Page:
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Journal of Philosophical Research

Volume 22, 1997

Leslie D. Feldman
Pages 229-243

Freedom as Motion
Thomas Hobbes and the Images of Liberalism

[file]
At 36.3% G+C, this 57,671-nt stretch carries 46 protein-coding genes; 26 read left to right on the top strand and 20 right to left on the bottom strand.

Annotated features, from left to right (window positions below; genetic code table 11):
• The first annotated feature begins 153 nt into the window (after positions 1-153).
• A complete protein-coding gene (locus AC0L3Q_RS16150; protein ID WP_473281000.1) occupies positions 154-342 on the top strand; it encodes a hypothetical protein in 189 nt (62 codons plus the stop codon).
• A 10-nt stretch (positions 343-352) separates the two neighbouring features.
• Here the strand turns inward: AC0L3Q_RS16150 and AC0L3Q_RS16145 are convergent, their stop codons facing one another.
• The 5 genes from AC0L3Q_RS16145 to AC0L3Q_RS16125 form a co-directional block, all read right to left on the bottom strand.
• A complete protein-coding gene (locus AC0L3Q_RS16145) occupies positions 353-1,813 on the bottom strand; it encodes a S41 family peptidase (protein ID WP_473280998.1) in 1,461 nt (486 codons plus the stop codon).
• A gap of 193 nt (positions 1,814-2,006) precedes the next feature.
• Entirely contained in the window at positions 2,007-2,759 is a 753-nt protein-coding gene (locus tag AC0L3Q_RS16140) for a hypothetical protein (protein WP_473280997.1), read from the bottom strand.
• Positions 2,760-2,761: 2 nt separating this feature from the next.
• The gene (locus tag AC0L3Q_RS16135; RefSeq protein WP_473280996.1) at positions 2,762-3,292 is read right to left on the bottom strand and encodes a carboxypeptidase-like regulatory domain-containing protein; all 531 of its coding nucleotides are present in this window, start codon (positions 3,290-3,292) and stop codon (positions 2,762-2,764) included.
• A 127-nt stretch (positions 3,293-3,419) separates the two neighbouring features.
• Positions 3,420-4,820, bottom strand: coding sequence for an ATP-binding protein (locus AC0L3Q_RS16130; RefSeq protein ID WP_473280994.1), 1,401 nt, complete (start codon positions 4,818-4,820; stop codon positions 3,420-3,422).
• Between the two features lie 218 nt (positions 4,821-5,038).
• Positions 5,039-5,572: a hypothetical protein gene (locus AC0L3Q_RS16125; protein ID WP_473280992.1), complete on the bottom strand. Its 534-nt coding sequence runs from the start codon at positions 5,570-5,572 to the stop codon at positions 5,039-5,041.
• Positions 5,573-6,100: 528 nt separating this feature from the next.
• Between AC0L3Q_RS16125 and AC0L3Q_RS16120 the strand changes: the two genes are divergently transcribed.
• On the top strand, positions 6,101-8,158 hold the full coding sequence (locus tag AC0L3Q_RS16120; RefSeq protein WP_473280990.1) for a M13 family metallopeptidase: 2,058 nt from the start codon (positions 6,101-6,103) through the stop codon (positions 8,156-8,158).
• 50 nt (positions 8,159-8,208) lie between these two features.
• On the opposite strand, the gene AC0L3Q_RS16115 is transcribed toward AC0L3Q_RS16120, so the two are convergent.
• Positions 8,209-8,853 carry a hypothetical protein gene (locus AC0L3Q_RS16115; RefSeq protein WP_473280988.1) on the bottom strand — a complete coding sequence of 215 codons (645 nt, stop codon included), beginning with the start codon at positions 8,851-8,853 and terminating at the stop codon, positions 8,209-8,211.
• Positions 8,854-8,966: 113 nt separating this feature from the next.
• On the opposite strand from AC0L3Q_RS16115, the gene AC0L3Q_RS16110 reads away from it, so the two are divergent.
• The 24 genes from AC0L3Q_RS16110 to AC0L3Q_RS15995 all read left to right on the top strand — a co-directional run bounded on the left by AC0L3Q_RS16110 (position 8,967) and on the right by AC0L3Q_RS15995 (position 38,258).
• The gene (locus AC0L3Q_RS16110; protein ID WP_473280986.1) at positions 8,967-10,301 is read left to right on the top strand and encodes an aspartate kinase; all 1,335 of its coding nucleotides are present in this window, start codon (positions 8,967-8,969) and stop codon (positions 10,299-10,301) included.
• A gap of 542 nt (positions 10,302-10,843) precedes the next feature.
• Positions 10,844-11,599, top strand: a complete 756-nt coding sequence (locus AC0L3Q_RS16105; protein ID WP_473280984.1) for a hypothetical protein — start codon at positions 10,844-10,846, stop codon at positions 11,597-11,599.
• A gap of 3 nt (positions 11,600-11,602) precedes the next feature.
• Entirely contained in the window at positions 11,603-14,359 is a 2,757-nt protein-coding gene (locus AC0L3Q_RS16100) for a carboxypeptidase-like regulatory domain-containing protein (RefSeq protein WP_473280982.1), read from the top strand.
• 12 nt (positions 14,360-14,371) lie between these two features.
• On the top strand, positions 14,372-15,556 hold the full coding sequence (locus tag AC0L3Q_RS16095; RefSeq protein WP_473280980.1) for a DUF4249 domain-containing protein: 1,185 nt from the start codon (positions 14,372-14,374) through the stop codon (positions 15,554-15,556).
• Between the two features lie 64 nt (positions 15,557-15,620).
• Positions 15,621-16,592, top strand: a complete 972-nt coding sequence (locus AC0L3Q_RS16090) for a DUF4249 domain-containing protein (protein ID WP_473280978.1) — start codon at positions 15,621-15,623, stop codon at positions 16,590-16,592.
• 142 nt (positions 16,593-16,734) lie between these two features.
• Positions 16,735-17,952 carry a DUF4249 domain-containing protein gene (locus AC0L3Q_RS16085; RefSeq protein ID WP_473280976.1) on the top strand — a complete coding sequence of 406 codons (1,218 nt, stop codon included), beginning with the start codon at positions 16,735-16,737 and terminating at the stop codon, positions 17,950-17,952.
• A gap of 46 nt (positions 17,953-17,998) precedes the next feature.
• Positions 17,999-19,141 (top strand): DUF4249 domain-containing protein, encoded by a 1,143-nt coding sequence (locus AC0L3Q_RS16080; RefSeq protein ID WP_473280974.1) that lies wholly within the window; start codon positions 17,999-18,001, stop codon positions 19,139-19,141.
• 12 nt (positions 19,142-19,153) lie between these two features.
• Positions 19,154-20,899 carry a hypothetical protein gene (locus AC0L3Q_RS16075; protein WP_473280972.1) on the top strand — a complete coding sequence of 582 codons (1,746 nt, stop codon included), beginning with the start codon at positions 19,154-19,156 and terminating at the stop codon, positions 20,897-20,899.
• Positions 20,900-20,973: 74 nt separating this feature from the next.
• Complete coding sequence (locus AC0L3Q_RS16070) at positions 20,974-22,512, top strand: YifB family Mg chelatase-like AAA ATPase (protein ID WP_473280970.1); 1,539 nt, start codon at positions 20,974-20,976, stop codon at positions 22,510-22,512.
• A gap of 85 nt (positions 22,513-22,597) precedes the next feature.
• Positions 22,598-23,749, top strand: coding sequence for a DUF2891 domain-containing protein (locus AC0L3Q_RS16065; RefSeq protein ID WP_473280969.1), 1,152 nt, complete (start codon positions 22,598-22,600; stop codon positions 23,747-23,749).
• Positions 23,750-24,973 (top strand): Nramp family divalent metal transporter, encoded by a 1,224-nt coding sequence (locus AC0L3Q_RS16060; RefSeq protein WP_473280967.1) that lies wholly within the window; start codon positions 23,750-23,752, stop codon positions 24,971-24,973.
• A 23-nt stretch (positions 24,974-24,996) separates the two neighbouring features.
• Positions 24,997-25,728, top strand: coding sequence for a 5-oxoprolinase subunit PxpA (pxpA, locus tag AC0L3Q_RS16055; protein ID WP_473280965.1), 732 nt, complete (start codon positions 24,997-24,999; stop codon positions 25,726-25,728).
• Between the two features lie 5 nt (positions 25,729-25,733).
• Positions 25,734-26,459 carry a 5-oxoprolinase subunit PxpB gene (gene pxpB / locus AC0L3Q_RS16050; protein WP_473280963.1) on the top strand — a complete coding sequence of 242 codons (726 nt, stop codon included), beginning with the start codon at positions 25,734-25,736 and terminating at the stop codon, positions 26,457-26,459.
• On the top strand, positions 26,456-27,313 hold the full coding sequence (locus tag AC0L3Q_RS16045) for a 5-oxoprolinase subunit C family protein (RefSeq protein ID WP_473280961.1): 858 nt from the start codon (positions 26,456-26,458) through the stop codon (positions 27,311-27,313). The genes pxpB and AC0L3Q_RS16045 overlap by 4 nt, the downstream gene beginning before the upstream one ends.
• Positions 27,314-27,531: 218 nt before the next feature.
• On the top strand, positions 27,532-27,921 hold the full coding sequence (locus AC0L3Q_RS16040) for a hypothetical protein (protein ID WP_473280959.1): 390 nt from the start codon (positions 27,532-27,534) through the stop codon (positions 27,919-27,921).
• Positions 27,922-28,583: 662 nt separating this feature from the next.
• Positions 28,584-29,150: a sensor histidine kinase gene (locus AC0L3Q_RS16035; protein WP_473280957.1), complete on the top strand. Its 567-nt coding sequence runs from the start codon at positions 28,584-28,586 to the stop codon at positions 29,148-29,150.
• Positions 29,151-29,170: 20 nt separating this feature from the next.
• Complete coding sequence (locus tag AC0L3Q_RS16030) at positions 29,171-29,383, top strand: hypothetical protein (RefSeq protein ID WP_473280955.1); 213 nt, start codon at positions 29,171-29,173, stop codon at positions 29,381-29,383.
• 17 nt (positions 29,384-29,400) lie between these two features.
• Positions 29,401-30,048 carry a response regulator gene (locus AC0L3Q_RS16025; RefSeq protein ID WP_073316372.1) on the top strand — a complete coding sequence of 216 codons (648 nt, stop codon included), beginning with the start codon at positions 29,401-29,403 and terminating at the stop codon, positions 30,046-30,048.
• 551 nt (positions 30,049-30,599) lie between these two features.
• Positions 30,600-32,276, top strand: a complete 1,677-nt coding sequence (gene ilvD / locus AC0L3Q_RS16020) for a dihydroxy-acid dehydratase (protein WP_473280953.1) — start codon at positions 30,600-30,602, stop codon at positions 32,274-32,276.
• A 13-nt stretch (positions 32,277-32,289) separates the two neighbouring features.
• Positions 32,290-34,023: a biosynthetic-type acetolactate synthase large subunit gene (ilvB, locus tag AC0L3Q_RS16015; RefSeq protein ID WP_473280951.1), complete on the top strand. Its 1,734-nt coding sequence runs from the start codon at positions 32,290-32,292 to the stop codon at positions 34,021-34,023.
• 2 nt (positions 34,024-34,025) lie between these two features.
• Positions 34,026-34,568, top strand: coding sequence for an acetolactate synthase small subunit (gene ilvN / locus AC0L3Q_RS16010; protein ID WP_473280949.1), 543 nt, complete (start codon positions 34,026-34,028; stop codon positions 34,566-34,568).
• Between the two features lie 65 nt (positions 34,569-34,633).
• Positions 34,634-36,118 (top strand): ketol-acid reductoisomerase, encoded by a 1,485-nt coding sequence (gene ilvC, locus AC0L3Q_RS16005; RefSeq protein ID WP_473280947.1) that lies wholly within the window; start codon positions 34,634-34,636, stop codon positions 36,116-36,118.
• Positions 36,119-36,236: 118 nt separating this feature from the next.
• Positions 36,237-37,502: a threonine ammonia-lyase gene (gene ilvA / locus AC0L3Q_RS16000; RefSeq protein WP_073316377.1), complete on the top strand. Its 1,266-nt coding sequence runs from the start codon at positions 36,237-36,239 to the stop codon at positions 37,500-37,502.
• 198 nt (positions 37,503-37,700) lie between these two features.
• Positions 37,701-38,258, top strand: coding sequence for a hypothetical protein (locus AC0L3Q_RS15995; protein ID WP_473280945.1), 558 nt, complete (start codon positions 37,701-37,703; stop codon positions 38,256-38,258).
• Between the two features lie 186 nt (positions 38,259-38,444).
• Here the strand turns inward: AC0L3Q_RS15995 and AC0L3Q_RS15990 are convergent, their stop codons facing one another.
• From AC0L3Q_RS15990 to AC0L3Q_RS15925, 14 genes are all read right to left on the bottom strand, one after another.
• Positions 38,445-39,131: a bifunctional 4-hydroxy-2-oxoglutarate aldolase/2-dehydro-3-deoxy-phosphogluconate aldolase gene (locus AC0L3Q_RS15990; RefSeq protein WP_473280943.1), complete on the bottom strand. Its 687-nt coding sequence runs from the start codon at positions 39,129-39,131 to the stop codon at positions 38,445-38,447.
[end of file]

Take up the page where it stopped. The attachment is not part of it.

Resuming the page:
Central to the argument of this article is the sense in which Thomas Hobbes and liberals see freedom as centered around the notion of free movement. Hobbes, in chapter 21 of Leviathan, describes freedom as “the absence of opposition” to motion. This work argues that the Hobbesian view of freedom as motion was taken up by liberalism as its hallmark and flourished most of all in America where emphasis on individualism was greatest. In America, movement coupled with individualism to create a conception of freedom.

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